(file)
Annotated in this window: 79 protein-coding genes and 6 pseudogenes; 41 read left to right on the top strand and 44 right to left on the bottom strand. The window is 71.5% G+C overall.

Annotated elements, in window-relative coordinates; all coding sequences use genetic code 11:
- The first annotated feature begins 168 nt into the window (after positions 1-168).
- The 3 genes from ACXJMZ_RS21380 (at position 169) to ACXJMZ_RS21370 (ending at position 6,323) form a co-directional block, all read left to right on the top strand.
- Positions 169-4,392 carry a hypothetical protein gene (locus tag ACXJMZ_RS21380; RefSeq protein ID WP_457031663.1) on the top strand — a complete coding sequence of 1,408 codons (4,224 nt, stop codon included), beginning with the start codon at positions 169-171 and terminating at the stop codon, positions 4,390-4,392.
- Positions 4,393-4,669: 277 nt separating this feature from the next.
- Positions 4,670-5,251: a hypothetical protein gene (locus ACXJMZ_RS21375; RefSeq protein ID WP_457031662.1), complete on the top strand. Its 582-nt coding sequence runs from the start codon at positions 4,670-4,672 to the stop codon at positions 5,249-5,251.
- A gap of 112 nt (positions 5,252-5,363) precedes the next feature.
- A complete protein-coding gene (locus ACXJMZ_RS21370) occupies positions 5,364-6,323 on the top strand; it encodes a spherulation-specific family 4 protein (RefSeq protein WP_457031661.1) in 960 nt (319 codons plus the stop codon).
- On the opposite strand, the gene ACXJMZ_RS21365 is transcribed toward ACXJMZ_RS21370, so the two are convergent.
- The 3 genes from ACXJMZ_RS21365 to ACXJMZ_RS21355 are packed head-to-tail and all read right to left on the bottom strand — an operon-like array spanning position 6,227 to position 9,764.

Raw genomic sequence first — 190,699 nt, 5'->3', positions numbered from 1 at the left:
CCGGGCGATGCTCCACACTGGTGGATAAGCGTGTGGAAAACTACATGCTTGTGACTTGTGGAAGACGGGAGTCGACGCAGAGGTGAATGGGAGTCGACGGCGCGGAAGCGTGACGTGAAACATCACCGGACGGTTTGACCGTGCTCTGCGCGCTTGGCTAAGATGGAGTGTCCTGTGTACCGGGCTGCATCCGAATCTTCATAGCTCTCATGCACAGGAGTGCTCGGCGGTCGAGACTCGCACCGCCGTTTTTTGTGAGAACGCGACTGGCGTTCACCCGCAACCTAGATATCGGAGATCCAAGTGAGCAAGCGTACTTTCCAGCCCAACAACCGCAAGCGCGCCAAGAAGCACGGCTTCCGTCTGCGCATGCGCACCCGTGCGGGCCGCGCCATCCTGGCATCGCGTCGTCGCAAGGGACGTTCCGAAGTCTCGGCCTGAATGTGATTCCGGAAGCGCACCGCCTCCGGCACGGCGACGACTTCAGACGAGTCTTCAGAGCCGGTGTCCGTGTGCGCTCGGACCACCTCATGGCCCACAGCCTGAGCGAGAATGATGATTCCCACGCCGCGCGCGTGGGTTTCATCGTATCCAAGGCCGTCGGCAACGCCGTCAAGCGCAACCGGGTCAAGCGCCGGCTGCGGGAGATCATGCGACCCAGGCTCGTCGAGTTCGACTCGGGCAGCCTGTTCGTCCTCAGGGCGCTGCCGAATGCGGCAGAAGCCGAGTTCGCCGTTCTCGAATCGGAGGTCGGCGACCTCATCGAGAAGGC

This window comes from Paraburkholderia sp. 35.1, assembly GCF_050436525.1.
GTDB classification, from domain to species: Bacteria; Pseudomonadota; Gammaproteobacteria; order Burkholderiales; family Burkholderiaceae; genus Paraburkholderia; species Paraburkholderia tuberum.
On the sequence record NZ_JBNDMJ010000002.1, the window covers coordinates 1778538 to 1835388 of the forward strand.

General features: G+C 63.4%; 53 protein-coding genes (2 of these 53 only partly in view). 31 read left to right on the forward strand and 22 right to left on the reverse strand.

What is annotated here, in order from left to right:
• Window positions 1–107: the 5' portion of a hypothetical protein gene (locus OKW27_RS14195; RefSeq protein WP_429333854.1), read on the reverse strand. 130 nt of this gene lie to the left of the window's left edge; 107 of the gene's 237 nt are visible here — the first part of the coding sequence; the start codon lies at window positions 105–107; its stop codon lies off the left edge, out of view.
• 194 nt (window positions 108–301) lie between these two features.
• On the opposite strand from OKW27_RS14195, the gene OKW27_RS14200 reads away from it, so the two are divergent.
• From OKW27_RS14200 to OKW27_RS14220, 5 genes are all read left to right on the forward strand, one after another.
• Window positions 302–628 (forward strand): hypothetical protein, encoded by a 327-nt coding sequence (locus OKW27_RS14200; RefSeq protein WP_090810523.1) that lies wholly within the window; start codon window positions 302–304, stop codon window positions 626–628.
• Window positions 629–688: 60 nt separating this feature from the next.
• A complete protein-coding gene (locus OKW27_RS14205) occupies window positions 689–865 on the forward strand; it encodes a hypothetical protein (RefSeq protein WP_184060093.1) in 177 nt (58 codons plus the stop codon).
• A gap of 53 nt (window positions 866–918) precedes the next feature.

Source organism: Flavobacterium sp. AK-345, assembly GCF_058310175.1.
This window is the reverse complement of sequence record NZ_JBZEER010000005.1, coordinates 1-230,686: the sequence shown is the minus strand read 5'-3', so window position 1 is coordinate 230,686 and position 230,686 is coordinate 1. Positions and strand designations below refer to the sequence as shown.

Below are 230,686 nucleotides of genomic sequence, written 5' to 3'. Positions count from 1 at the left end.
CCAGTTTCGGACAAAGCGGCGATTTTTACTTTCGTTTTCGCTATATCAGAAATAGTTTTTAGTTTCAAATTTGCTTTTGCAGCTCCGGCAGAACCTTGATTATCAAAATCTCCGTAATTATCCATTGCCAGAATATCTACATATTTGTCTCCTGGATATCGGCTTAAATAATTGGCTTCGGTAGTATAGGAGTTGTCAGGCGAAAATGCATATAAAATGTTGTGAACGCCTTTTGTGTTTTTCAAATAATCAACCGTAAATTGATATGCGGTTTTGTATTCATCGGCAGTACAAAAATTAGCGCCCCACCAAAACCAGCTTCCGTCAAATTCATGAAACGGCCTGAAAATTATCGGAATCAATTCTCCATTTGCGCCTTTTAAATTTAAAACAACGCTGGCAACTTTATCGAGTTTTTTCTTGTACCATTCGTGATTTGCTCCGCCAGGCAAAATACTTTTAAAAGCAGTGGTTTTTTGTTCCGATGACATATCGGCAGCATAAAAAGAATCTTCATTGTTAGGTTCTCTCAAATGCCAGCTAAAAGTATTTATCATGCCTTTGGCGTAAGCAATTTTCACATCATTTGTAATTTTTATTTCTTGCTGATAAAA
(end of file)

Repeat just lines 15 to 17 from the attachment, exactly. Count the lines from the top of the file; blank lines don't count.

GTDB classification, from domain to species: Bacteria; Pseudomonadota; Gammaproteobacteria; order Burkholderiales; family Burkholderiaceae; genus Paraburkholderia; species Paraburkholderia tuberum.
On the sequence record NZ_JBNDMJ010000002.1, the window covers coordinates 1778538 to 1835388 of the forward strand.

General features: G+C 63.4%; 53 protein-coding genes (2 of these 53 only partly in view). 31 read left to right on the forward strand and 22 right to left on the reverse strand.